Dr. Matthew B. Weinger, holds the Norman Ty Smith Chair in Patient Safety and Medical Simulation and is a Professor of Anesthesiology, Biomedical Informatics, and Medical Education in the Vanderbilt University School of Medicine. He is the Director of the Center for Research and Innovation in Systems Safety (CRISS) at Vanderbilt University Medical Center.
Dr. Weinger has been teaching and conducting research in patient safety, human factors engineering, human-centered design in healthcare, clinical informatics, healthcare simulation, and clinical decision making for more than three decades. His current interests focus on the design and implementation of technology and systems that improve the ability of clinicians and patients to enhance individual and population health.
Dr. Weinger has more than 200 publications which have been cited more than 4200 times. He has been an investigator on more than 50 grants and contracts, including 14 as the principal investigator, receiving more than $13 million in direct federal and major foundation research support.
Dr. Weinger is on the Board (recently stepping down as the Secretary) of the Anesthesia Patient Safety Foundation (APSF) and has also held leadership roles in the Anesthesia Quality Institute, the Association for the Advancement of Medical Instrumentation, and the Society for Technology in Anesthesia (STA). He has provided decades of service to the ASA and the ABA and is a member of the FAER Academy of Research Mentors.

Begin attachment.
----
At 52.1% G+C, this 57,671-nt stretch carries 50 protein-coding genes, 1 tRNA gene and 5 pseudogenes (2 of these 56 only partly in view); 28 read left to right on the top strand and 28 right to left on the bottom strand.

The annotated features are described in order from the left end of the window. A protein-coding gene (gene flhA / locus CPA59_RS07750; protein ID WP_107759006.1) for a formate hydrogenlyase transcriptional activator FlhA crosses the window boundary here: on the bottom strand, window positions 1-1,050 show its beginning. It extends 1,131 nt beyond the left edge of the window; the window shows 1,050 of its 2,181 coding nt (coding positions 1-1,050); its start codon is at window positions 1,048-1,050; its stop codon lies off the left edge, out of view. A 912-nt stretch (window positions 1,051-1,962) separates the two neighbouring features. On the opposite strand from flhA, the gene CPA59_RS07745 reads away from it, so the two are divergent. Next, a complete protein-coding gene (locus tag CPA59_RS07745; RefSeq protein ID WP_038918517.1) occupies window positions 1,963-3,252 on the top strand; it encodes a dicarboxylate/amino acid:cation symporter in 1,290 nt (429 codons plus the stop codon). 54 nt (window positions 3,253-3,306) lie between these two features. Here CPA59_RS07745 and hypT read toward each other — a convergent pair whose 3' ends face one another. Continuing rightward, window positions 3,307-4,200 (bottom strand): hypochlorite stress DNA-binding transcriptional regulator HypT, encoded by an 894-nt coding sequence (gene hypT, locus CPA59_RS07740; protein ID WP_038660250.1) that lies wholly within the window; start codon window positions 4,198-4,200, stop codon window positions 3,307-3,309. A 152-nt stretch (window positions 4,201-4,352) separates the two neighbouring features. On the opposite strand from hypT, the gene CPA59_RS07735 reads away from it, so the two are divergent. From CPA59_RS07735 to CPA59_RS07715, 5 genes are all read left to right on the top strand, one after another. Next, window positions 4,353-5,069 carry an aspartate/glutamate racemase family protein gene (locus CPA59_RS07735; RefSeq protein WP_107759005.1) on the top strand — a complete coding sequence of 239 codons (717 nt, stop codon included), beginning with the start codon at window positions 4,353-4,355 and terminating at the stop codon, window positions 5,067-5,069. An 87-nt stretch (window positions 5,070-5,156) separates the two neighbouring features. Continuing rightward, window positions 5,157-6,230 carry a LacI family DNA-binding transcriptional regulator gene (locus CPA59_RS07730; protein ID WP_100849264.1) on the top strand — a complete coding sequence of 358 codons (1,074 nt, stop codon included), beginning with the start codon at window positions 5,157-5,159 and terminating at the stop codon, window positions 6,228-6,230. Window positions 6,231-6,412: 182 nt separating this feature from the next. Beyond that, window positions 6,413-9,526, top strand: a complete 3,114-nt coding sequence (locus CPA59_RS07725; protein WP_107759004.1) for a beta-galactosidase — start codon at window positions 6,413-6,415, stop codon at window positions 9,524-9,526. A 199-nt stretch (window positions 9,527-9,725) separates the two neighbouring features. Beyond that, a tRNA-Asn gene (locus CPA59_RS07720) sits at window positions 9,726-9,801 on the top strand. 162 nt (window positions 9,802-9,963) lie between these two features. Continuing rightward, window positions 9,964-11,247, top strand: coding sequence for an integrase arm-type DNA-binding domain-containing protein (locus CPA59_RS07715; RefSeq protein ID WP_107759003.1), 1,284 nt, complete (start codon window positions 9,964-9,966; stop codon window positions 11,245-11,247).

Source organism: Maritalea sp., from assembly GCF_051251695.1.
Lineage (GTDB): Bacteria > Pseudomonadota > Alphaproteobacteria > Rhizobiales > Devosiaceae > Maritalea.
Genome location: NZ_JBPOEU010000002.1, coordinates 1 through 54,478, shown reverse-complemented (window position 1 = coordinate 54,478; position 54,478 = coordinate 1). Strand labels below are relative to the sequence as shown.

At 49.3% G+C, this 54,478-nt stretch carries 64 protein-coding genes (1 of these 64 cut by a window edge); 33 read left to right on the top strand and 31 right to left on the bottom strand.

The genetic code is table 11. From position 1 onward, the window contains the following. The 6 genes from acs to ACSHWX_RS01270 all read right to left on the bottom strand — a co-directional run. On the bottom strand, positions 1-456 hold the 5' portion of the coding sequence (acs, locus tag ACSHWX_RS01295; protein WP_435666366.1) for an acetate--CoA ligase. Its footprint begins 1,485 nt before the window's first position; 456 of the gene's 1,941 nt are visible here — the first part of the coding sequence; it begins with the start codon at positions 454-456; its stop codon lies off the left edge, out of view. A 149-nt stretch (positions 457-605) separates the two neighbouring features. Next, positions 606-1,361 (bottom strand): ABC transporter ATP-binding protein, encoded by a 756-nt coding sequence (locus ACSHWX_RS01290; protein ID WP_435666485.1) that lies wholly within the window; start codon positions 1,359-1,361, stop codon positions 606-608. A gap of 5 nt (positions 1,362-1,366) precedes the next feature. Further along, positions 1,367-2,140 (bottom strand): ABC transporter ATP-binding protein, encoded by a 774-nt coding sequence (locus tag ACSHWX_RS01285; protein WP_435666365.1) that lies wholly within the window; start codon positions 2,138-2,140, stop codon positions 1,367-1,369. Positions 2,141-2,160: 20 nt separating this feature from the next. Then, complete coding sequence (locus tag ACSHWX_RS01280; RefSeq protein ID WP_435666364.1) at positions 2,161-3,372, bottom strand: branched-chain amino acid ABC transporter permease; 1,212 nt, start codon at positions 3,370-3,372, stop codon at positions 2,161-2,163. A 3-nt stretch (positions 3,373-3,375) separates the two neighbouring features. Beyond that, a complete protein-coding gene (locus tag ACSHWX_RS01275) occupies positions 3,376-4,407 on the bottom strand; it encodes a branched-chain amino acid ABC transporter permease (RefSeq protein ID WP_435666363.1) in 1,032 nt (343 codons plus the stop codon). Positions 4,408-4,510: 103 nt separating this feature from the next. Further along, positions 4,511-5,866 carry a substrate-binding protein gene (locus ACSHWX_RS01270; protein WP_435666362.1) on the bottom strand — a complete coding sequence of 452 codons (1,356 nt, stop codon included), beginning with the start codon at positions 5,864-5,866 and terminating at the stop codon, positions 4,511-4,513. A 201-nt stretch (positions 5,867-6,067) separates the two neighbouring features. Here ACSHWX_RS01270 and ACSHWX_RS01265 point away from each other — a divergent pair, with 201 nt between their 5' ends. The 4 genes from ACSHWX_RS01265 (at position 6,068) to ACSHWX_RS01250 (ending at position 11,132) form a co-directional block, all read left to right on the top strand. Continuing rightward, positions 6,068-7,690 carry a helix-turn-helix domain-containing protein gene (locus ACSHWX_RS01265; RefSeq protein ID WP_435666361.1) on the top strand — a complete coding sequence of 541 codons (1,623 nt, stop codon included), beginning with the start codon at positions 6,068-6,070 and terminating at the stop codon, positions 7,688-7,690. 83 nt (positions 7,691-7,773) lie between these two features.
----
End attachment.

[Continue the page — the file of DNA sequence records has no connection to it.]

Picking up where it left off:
Dr. Weinger is a member of the Board on Human-System Integration of the National Academies of Sciences, Engineering and Medicine. He served on the consensus committee that generated the National Academy of Medicine’s 2019 report on clinician burnout. He is the only physician Fellow of the Human Factors and Ergonomics Society.
In these various roles, Dr. Weinger has fostered the career development of junior faculty, promoted funding for patient safety research, and advocated for structured handovers, the use of pre-procedure checklists, better training in the use of complex medical technologies, and for continuous electronic monitoring of hospitalized patients receiving parenteral opioids.
Dr. Weinger received a Bachelor’s degree in electrical engineering and a Master’s degree in Biology from Stanford University in 1978. He completed his MD degree at the University of California–San Diego in 1982 and did his anesthesiology residency training at the University of California–San Francisco.